It was meant to be a quick trip to the beach. Instead it turned out to be a jaunt down memory lane.
By the time we finally peeled ourselves away from yesterday’s to-do list (or actually just threw our hands up and admitted things simply were not going to get done), and bargained with ourselves for 30 minutes in the sun, the clouds had begun to gather. We were not deterred, not even when, after we’d unfurled our chairs and opened the magazines, the rain began to fall. It was a just a sprinkle, lasting mere minutes, and the sun was out again in no time.
Determined, we stuck it out. The change in weather might have been a perfect metaphor for our crazy lives, but we are experts at multitasking, wedging a task in among others and all other forms of juggling and cheating time. (Even now, as I write this, I am letting the fluoride treatment the dental hygienist painted on my teeth do its thing.)
Anyway, about 10 pages into New York, the normal beach sounds were pierced by a blood-curdling, anguished mother’s scream. Emma was missing.
Her mom wailed and screamed the child’s name in an otherworldly tone that sent the hair on my neck upright. And she ordered her shocked, mute husband to get the lifeguard. A bunch of us sprang to our feet, one of the group asking Emma’s age and what she was wearing.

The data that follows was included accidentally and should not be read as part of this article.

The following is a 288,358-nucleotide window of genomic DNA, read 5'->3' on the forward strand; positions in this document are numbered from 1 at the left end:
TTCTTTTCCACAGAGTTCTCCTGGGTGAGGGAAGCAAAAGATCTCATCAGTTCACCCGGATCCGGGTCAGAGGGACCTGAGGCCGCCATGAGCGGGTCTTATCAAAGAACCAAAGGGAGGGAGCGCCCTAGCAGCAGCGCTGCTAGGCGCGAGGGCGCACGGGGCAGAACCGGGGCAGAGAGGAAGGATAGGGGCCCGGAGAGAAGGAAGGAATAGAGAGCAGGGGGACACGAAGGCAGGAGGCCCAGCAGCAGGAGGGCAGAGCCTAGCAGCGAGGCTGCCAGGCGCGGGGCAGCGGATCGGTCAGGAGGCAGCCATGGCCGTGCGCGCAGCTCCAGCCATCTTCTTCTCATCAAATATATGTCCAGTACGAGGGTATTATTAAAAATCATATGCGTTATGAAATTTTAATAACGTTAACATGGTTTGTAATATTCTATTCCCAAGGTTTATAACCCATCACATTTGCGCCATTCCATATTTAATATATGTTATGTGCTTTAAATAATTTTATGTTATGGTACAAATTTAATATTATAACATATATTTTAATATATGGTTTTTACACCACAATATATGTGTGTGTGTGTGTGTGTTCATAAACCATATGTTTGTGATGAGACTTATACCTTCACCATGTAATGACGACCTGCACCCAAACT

And THANK GOD that just then another woman came running down the beach with the 3-year-old, pink-swimsuit-wearing tyke. She was fine, had simply wandered off and didn’t understand what all the fuss was about.
I think everyone on the sand breathed a simultaneous sigh of relief.
Of course it brought back the time when Basil lost Catherine in the mall. She was closer to 5, and had followed the sights and sounds when Basil had turned his back for “just a minute.”
Thankfully she remembered the rule we drilled into her head: If she was ever separated from us, she was to stay put.
Basil found her in quick order, and she told him, “I was waiting for you, Daddy.”
Catherine clung to every word of the tale over dinner, as all kids do when the story is about them.
“Did you ever lose me?” she asked, turning to me.
I hadn’t, but teased her, saying we’d tried for years to GIVE her away but there were no takers.
The truth is, however, that over the years I managed numerous other award-winning parenting moments, including neglecting to belt her into the stroller so that she tumbled out, and smashing her chubby little fingers in the closet door.
Well, not just smashing them. When I couldn’t figure out why the door wouldn’t close, I kept pushing on it, giving her a nice set of bright-red indentations.
How she managed to reach 16 in spite of us, God only knows.